The return of Richard Crashaw (ca. 1613–1649)

The English Poems of Richard Crashaw, edited by Richard Rambuss, is the first critical edition of Crashaw in over forty years. We have a poem from the edition in Little Star Weekly this week, and the quotations on the  book are so interesting we offer them here:

Our usual accounts of the early modern lyric are sorely put to the test when confronted by the extraordinary, untamed instance of Richard Crashaw. As Richard Rambuss argues in his elegant and meticulous introduction, Crashaw’s poetry powerfully confounds our usual categories—Protestant vs. Catholic, Renaissance vs. Baroque, erotic vs. devotional—while bequeathing us some of the most impassioned and indelible images in the language. This edition is a timely challenge to scholars and a genuine gift to readers everywhere who may not yet know the “startling weirdness” that is Crashaw.
— Linda Gregerson

This edition is a cause for celebration. Long marginalized, misunderstood, and neglected, Crashaw here resumes his place as one of the most inventive and exciting religious poets of the seventeenth century. In its intense fervor, its bodily and spiritual urgency, and its daring exploration of the resources of faith, Crashaw’s poetry, as Richard Rambuss’ elegant, richly informative introduction suggests, should rightly be understood not as eccentric but as “devotionally cosmopolitan.”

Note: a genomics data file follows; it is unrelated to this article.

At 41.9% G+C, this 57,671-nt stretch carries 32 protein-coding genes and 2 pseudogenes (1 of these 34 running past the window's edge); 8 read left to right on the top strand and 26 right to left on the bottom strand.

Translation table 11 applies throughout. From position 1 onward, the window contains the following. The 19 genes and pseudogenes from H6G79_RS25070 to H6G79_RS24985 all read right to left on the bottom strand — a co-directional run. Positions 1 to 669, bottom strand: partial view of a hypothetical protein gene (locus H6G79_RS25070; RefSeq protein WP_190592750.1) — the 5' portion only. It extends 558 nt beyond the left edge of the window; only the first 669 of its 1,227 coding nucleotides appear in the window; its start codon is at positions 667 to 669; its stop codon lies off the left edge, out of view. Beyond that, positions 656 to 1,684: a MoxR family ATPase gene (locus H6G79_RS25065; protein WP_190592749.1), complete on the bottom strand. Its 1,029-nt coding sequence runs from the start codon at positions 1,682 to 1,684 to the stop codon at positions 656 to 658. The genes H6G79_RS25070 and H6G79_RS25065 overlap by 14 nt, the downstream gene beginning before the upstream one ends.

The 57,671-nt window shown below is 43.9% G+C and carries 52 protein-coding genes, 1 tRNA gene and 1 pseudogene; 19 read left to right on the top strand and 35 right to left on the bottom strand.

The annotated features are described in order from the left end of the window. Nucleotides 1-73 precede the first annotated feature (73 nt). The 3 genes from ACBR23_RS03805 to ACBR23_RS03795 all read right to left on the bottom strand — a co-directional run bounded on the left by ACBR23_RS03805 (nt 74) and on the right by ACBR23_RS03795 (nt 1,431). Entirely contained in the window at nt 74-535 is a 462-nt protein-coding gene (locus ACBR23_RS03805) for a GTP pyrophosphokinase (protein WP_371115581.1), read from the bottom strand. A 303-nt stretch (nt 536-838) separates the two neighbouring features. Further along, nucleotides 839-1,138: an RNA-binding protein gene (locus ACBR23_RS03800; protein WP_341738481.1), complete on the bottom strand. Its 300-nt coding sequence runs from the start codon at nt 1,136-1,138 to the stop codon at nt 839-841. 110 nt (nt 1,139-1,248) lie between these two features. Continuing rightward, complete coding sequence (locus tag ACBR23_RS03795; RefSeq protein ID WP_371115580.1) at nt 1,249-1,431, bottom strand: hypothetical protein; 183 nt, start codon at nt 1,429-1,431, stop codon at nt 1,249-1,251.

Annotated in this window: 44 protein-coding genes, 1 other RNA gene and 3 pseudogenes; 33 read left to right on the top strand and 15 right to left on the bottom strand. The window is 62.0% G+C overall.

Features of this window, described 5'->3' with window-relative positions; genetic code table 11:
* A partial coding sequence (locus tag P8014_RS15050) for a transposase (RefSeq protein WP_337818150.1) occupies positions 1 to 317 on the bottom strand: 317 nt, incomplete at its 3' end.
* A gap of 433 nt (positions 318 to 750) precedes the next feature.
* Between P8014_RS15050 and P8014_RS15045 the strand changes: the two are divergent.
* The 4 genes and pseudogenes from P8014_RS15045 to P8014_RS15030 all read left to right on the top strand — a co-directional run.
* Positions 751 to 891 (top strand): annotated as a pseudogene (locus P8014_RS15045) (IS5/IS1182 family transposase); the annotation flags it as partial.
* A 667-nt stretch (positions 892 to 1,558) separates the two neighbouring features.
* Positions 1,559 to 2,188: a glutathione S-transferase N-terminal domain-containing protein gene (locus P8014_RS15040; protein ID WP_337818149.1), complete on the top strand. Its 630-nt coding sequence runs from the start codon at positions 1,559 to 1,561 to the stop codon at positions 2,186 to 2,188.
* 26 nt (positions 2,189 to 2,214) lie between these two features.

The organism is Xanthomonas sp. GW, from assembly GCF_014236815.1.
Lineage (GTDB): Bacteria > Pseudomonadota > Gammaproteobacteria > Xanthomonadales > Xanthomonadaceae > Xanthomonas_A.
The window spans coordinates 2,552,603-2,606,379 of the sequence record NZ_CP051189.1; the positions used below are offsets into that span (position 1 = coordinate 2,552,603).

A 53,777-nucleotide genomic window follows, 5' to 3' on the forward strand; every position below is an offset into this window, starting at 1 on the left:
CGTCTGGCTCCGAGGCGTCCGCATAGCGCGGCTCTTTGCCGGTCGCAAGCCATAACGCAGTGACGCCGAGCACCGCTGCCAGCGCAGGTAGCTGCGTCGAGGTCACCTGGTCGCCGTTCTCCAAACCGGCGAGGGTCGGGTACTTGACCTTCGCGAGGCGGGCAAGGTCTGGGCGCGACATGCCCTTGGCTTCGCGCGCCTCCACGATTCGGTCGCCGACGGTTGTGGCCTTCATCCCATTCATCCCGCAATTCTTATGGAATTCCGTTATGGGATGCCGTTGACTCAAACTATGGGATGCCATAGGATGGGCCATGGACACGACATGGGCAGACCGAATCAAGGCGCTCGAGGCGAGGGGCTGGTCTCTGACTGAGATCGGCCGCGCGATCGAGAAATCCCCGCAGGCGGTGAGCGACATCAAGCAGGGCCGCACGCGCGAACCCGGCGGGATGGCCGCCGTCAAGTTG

— Stephen Greenblatt

Crashaw is quite alone in his peculiar kind of greatness.
— T. S. Eliot

Richard Crashaw (ca. 1613–1649) was an English minister and poet who converted to Catholicism and moved to the Continent during the English Civil War. He published his first book of poems, in Latin, a year after the appearance of George Herbert’s The Temple. During his exile his poems were collected by an anonymous friend in one volume under the titles  Steps to the Temple and The Delights of the Muses. He died of fever at the age of 36. A posthumous collection of his religious poems, Carmen Deo nostro, appeared in Paris in 1652, with thirteen engravings after Crashaw’s own designs. Richard Rambuss is the author of Closet Devotions and Spenser’s Secret Career.


(right) Engraving to illustrate Crashaw’s poem “The Weeper,” from Carmen deo nostro




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